Sensitivity spider plots in Figure 4 illustrate how different relative weightings — expressed as the operational to financial combination ratio (R) — affect ranking of the options for a facility supplying early and late-phase materials. If financial and operational scores are considered equally important (R = 1), then both hybrid and disposables facilities outperform stainless steel at 200-L scale for both early and late-stage production. If financial savings are assumed to be at least twice as important as operational benefits (R ≤ 0.5), then the disposable option starts to dominate in both cases. Conversely, if operational benefits are considered to be twice as important as financial savings (R = 2), then the rankings depend on the stage of development.


Figure 4:  ()

For early stage material, the hybrid option is preferred followed by the disposable and finally stainless steel option. In that case, the operational score is most heavily influenced by the scores of criteria related to construction time, project throughput, and operational flexibility because factors relating to speed and flexibility are typically considered more important early on. By contrast, for a company concentrating on manufacturing late-stage clinical trial material, the relative rankings of individual criteria would be different. Validation efforts, the degree of on-line fermentation control, ease of scale-up, and reliance on suppliers would all assume greater importance. Under such circumstances, probabilistic additive weighting predicts that the stainless steel option would be more competitive.

This holistic approach can be used to capture other less tangible (but important) issues that can influence the decision-making process. That allows managers to see how their priorities affect the resulting rankings.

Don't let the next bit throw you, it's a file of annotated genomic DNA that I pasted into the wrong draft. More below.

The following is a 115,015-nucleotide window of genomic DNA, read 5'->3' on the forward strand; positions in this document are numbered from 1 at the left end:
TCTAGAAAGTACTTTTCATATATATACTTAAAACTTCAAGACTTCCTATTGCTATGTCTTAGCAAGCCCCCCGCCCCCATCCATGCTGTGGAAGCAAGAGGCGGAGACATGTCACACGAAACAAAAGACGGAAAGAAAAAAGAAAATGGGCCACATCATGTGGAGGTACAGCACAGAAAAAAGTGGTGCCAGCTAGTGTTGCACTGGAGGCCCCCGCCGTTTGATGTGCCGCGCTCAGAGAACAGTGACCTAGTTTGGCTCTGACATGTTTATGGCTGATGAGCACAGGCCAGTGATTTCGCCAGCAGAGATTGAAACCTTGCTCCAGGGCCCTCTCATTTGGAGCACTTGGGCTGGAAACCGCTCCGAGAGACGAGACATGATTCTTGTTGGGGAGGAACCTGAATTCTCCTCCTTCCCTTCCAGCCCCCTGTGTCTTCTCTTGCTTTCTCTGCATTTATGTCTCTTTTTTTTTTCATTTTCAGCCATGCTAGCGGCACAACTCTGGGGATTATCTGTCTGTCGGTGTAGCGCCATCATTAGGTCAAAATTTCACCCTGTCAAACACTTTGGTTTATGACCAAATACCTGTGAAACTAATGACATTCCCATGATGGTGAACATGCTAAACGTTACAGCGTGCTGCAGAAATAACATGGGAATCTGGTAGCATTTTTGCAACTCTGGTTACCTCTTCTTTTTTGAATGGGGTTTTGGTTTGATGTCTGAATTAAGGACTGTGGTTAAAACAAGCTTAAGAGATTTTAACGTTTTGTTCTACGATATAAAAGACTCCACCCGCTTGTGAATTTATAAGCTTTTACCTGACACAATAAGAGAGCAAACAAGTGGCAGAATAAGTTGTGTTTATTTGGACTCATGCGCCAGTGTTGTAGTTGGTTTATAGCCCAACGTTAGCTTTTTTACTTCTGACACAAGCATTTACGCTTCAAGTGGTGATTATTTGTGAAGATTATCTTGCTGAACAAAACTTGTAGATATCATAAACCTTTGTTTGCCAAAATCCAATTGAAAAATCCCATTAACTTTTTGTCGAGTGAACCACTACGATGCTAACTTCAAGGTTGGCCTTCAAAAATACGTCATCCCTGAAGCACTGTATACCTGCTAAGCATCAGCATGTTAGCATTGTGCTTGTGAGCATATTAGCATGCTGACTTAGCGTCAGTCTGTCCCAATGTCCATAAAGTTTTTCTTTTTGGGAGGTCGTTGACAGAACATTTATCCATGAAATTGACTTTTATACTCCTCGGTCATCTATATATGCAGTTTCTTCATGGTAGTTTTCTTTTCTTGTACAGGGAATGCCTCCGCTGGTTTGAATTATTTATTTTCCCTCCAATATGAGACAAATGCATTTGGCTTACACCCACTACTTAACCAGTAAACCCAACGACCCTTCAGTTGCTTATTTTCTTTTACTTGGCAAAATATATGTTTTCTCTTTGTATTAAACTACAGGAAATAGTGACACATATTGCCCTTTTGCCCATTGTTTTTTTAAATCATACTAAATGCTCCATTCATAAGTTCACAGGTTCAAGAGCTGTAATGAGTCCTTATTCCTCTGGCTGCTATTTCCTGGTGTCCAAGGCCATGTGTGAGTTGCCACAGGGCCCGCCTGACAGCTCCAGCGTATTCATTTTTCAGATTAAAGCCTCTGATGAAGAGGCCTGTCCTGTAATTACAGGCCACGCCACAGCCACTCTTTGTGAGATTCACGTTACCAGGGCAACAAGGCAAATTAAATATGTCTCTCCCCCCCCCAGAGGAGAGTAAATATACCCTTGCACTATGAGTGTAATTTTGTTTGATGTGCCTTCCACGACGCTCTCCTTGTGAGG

Efficiently Searching Large Decision Spaces

As problem complexity increases, a larger number of possible permutations of options makes it difficult (or impossible) to examine them individually. In cases involving multiple decisions, constraints, and uncertainties, decision-makers need methods to efficiently search through these large decision spaces. Combined portfolio management and capacity planning problems are good candidates for application of such optimization techniques. Several decisions are required at each stage of product development — from laboratory to clinic to market — for each drug in the portfolio. UCL research has thus further developed the concept of integrating operational, business, and uncertainty models to address these decisions (e.g., 10,11,12,13,14).

folio Management — Selection and Capacity Sourcing: George and Farid (12, 13) examined approaches for tackling the scenario of a medium-sized biotech company with a potential pipeline of 10 MAb candidates (each with its own clinical, technical, and commercial uncertainties) but no established GMP manufacturing capacity. The problem was characterized by several decisions in relation to portfolio selection, portfolio scheduling, and build-or-buy capacity-planning decisions across the different stages of the development cycle under different budgetary constraints. For build-or-buy decisions, using contract manufacturing organizations (CMOs) or partners to access capacity enables delaying large capital outlays while incurring a premium for services and/or royalty charges.

The problem can be represented as a string of multiple decisions (Figure 5), which creates a very large decision space (~1021 individual strategies). So we devised an evolutionary algorithm that harnessed the benefits of Bayesian networks to efficiently search through the many possible permutations while capturing the multiple uncertainties and constraints. That was linked to an evaluation model that captured finances, timeframes, risks, and dependencies involved in the manufacturing, research and development (R&D), and clinical activities during drug development to compute the value potential of each string. Optimization was driven by balancing two key objectives — expected positive NPV and likelihood of a positive NPV — derived using Monte Carlo simulations on each string of decisions under uncertainties in costs, commercial factors, and manufacturing capabilities, as well as phase-transition probabilities for clinical trials. Applied to the portfolio as each drug entered the development cycle, those NPV valuations provided measures of financial attractiveness and ability to generate a positive profit.